Crane & Co.'s acquisition last week of a Maine stationery competitor whose operation will be moved to North Adams constitutes good economic news for that community, and just as significantly, it speaks to the Dalton-based company's continued commitment to the Berkshires, where its roots are deep.
Personalized stationery sales have been in decline, undoubtedly because of the ease of Internet communications, but rather than retrench, Crane is seeking to increase its share of the remaining market, specifically the high-quality end of that market. Three years ago it appeared that Crane would close its North Adams stationery plant, but now it will be combined with the newly purchased William Arthur stationery operation currently located in West Kennebunk, Maine. Crane purchased the operation from its parent company, Hallmark Cards.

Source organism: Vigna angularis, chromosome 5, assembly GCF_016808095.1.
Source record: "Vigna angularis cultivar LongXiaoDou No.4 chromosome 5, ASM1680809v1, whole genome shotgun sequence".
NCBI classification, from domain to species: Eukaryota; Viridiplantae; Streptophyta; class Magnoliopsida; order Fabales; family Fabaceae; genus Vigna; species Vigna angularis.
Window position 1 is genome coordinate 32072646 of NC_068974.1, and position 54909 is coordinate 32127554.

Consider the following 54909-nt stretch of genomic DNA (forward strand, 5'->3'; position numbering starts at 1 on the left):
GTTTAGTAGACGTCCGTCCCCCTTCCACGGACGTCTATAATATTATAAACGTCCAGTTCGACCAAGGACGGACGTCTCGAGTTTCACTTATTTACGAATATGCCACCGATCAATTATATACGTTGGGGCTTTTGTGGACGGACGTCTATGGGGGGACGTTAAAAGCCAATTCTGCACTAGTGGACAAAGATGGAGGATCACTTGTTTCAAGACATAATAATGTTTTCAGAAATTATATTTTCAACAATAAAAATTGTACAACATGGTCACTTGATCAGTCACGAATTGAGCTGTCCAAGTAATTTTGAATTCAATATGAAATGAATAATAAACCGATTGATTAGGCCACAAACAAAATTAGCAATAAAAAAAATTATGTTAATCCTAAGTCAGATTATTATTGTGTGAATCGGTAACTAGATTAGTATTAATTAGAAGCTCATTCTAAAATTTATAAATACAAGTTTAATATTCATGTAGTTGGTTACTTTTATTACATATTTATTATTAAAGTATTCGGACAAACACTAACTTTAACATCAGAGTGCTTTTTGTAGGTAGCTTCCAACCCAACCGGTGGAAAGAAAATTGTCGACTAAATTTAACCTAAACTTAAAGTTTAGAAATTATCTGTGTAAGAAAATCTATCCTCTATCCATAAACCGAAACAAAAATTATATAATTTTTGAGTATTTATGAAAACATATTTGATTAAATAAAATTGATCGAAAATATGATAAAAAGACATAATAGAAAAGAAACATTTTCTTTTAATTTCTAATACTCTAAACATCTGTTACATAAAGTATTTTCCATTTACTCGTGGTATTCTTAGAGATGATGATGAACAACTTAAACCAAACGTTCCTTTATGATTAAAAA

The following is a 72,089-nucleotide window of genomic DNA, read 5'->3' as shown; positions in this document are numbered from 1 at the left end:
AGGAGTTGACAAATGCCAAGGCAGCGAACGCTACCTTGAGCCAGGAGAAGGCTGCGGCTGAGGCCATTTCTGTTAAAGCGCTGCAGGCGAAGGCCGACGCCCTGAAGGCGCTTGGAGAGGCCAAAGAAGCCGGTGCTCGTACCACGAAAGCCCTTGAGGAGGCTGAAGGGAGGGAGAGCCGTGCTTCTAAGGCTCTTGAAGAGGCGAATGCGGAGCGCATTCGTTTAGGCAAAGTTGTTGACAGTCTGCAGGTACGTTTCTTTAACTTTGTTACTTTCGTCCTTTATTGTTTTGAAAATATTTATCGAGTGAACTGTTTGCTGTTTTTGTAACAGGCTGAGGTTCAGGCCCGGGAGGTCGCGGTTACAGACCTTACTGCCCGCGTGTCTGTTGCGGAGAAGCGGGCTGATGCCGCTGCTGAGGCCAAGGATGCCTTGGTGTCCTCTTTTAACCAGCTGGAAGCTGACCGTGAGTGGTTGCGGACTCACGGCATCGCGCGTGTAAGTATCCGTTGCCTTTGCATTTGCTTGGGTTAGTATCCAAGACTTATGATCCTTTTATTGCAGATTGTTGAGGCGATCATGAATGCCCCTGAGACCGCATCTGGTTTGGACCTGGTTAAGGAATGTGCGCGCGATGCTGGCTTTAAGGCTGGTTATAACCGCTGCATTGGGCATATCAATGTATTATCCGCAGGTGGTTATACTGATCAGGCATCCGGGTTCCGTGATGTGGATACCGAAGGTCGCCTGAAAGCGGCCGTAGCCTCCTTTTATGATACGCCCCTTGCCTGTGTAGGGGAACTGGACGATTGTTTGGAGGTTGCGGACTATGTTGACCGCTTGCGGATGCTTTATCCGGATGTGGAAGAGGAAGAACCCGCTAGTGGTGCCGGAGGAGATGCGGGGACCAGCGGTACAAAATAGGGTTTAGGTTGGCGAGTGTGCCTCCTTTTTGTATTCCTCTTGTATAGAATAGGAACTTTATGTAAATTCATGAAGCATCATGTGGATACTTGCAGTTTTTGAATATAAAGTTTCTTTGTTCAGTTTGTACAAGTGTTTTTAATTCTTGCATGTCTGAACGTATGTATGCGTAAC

Of course, good news in one community is bad news elsewhere, which is the nature of capitalism. Admirably, Crane is offering to relocate William Arthur's 270 employees to North Adams. Many will prefer to remain in their community, and we hope North Adams and Berkshire residents will get first crack at any job openings that result. North Adams will consider and should offer tax incentives to help Crane smooth the move of the William Arthur operation to the city.
Crane & Company, which has manufactured currency paper for the U.S. government since 1879, and exclusively since 1964, must periodically withstand challenges from advocates of the unpopular dollar coin. Maintaining a solid stationery operation to go with currency is a wise way for Crane to assure its place as a stable Berkshire jobs provider for a couple more centuries at least.